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GENDER RELATIONS
Gender Relations in the Islamic Republic of Iran
by:
Iranica
Partition

Conclusion. Under the Pahlavis, traditional and non-traditional models of gender relations co-existed, with varying degrees of acceptability. After the revolution, many aspects of non-traditional gender relations were deemed counter-revolutionary and restrictive measures were enforced. Post-revolutionary developments also sharpened the conflict between rigidly defined Islamic norms and values and the constantly changing lifestyles of modern society. Segregated public spaces have actually tended to afford women, especially from traditional families, the opportunity to utilize cultural resources (e.g., art or computer classes, sport centers, education, television programs, and videos) that might otherwise be inaccessible to them. These resources expose young people to different lifestyles and encourage them to pursue goals that are not compatible with the views of Islamic fundamentalists. Living amidst multiple lifestyle choices thus breeds doubt about tradition and long-held values, and ceaselessly intertwines customary and innovative practices. Local and global interweave so that cultural “authenticity” and “purity” become impossible.

Two contradictory gender patterns have thus emerged in the IRI. The traditional model, existing prior to the revolution, has gained considerable power after the rise of the IRI. The other, non-traditional model, also deriving from the pre-Revolutionary era, has since been significantly reshaped, to become at once more vulnerable and more resilient. Politically suspect, it is predominantly clandestine, becoming visible on occasions, but only at the risk of liability. Nonetheless, as new social spaces become available to young women, especially among the lower social classes, they gain more opportunities to question established norms and vie for alternative living arrangements. Public parks, for instance, enhance interactions between the sexes. College life offers young people, especially young women, less parental control over daily life.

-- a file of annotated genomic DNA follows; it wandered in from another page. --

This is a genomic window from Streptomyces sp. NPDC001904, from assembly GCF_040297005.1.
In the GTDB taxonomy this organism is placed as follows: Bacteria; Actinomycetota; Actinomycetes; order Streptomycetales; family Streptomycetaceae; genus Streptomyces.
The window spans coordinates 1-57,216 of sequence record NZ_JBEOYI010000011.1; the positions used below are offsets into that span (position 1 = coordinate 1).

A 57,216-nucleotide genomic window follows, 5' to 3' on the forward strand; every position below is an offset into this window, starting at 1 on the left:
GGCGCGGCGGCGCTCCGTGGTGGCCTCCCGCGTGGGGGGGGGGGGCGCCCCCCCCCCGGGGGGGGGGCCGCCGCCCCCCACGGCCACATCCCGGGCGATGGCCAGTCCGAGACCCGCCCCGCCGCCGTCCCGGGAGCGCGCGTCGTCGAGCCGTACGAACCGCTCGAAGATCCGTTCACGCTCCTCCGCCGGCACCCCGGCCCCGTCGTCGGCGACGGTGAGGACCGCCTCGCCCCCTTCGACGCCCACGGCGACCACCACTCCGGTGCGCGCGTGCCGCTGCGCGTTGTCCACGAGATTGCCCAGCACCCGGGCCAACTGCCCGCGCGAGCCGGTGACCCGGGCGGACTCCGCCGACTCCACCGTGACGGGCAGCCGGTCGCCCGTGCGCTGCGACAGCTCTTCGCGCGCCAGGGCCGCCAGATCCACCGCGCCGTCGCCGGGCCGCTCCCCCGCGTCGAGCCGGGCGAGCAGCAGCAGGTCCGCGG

Many fundamentalist concerns about such issues as marriage, sexual morality, and women’s chastity do indeed reflect the sentiments of many Persians. Two decades of constant exposure to Islamic propaganda has also inevitably affected the attitudes of ordinary people, either reinforcing old beliefs or increasing acceptance of fundamentalist assumptions. Nonetheless, many individuals, particularly among the urban educated middle and upper classes, find Islamic fundamentalists “too extreme,” “dogmatic,” ommol (antiquated), and sonnatī (traditionalist). The tension between these positions has profound implications for gender politics in the IRI. The space between them creates an arena for the expression of gender alternatives; makes visible the diversity of women’s roles, experiences, and identities; and legitimates their concerns and grievances.

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